Tuesday, June 26, 2018

Teach Like Finland: Chapter 1 Introduction

I’m sitting on the shore of Lake Bemidji in beautiful Bemidji, Minnesota on this lovely summer day.  We come here every summer so we can be with my husband who teaches a graduate course on the campus of BSU and so my daughter and son can learn a language at Concordia Language Villages summer camp.  It’s evening and I’m surrounded by the smell of campfire, the soft cool breeze, waves lapping the edge of the beach and my kids building and creating on the beach. I feel happy, peaceful and stress-free. 
I view summer as the time when I recharge my batteries for the upcoming school year.  Each school year I view as a marathon and, as a runner, I know you have to have strength, endurance and some speed to eventually cross the finish line.  So I teach hard for 9 months and relax hard for 3 months.  But . . . why can’t I infuse that happy, peaceful feeling into the school year?  I know I need to but I don’t know how. Thank goodness Timothy Walker is going to show me how.
So as I happily and peacefully sit here, I should let you know that I’m sitting at a picnic table, on my laptop.  I’m the only one with any piece of technology nearby, which I quickly notice. . .and inherently feel guilty.  But the devil on my other shoulder quickly chimes in to say that I’m working at a leisurely pace in a very relaxed environment so I can and should keep working. 
The introduction to chapter 1 is about how Walker quickly notices, after he starts teaching at a local Finnish elementary school, that there are several 15 minute breaks throughout the day during which: his students spend happily playing outside, his colleagues spend happily eating, chatting and looking at magazines in the teacher’s lounge and he spends rapidly prepping for more teaching.  This makes him also feel inherently guilty.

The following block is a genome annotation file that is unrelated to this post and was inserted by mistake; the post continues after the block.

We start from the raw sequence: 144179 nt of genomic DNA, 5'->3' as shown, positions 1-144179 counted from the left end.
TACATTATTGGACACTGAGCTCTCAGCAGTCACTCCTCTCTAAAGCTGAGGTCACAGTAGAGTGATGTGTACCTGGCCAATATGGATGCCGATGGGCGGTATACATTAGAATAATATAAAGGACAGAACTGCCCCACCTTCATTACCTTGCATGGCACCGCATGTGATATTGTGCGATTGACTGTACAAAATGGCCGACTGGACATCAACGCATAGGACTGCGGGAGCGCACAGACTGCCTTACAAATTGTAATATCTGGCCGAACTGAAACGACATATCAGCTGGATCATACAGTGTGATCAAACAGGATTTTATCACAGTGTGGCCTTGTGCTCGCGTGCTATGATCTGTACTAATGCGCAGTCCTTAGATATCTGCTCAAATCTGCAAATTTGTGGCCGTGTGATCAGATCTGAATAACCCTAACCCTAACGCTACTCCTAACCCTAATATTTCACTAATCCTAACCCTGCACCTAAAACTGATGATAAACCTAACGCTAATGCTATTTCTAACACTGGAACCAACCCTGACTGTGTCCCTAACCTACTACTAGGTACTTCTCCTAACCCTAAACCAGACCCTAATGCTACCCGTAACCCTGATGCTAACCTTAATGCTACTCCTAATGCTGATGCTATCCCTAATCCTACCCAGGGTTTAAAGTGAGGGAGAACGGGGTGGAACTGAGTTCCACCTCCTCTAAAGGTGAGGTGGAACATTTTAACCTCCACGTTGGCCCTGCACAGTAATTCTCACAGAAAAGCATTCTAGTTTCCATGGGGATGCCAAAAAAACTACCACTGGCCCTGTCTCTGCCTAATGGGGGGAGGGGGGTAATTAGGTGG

At first he fights it but, seeing the attention of his students fade, he doesn't prolong instruction but stops and provides the required and needed break.  He instantly sees the benefit of the concept: more attentive learners after a break -v.s- cramming more learning into students who aren't holding on to it before a break.
One of his colleagues makes a good point when telling him that he's not a human doing, he's a human being.  This is contrary to the American ideology of "a teacher's worth is quantified by his/her productivity."  So he has to learn to embrace the Finnish teaching approach of: slower, softer, focus on well-being and give up the American approach of: faster, harder, focus on success if he wants to succeed in Finland.
So Walker's first strategy is to try and set aside time, every 45 minutes or so (depending on how your students are functioning) for some kind of break.  In Finland it's simple free play inside or outside.  But he suggests 'choice time' in American classrooms and believes there are three important qualities this time should possess: it should have a high degree of enjoyment, independence and novelty.  And he believes that the teacher should talk with their students about his/her purposeful attempt to help them learn better by having breaks during the day.  Encouraging students to provide feedback on these breaks promotes ownership and can provide some great insight.

I think I'm going to take a break now and go play with my kids on the beach!
Next up: Learn on the Move

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